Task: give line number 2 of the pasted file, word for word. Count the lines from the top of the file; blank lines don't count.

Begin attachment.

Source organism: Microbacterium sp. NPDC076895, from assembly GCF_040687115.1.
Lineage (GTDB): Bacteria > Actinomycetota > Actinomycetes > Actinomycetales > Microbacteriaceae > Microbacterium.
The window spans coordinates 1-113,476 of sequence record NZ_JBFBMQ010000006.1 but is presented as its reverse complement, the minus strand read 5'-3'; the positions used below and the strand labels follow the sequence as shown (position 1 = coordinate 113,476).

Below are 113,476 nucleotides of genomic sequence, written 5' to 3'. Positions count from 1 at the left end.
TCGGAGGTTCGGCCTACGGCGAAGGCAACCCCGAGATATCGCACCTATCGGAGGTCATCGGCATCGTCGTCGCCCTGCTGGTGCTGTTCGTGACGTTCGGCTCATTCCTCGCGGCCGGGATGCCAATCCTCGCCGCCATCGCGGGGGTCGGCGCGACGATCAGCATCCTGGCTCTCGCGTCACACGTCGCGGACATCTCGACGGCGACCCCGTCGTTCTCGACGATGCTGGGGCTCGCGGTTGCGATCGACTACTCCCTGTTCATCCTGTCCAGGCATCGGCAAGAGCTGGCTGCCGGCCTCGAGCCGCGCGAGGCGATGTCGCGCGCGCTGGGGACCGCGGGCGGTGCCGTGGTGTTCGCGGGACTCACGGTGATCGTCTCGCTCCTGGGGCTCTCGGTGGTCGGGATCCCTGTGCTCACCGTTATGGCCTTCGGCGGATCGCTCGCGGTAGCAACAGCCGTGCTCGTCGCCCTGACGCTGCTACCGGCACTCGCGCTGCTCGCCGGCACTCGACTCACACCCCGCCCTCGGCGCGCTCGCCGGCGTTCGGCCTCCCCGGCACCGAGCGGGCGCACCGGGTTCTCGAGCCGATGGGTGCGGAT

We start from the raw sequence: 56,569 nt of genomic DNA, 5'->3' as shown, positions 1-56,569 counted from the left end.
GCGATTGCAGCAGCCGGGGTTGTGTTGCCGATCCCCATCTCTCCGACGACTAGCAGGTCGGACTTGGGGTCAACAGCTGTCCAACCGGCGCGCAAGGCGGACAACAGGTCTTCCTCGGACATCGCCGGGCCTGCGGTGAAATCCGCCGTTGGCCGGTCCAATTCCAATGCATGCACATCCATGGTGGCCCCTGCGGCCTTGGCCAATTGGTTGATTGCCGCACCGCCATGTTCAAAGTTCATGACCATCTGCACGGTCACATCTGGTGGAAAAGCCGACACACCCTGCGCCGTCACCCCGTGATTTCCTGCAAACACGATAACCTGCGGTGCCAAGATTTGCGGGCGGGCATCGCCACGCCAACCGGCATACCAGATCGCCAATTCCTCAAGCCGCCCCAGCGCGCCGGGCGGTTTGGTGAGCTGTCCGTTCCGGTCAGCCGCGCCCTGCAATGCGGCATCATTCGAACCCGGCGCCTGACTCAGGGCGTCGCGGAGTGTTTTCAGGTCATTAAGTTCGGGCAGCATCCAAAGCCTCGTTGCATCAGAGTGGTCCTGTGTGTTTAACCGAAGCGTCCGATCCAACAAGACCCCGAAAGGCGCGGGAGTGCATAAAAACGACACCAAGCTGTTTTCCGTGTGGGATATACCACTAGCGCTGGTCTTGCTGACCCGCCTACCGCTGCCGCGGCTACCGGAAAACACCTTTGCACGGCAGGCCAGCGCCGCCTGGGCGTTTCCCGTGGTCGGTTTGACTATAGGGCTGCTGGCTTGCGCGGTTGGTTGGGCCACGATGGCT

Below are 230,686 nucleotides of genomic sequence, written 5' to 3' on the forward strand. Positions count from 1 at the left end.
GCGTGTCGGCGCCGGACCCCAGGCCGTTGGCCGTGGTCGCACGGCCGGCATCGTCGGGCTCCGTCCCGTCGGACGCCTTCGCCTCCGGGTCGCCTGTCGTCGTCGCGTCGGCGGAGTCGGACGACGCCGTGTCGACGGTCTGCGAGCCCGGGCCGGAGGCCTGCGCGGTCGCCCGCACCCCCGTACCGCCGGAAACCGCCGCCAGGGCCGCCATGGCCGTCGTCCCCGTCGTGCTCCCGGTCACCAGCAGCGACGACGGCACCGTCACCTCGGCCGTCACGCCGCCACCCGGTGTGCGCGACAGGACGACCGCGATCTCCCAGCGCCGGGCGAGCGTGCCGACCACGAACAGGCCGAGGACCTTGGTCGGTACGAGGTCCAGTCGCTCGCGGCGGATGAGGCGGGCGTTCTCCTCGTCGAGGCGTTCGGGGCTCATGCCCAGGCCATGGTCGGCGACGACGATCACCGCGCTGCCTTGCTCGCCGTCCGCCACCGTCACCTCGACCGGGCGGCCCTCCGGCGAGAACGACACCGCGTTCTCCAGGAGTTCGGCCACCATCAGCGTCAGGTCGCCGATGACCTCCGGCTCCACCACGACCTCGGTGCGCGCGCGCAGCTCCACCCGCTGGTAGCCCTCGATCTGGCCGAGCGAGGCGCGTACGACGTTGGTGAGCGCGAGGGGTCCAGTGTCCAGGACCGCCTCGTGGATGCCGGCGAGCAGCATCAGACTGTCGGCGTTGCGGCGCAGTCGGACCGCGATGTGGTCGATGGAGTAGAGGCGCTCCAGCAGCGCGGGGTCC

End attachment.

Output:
Lineage (GTDB): Bacteria > Actinomycetota > Actinomycetes > Actinomycetales > Microbacteriaceae > Microbacterium.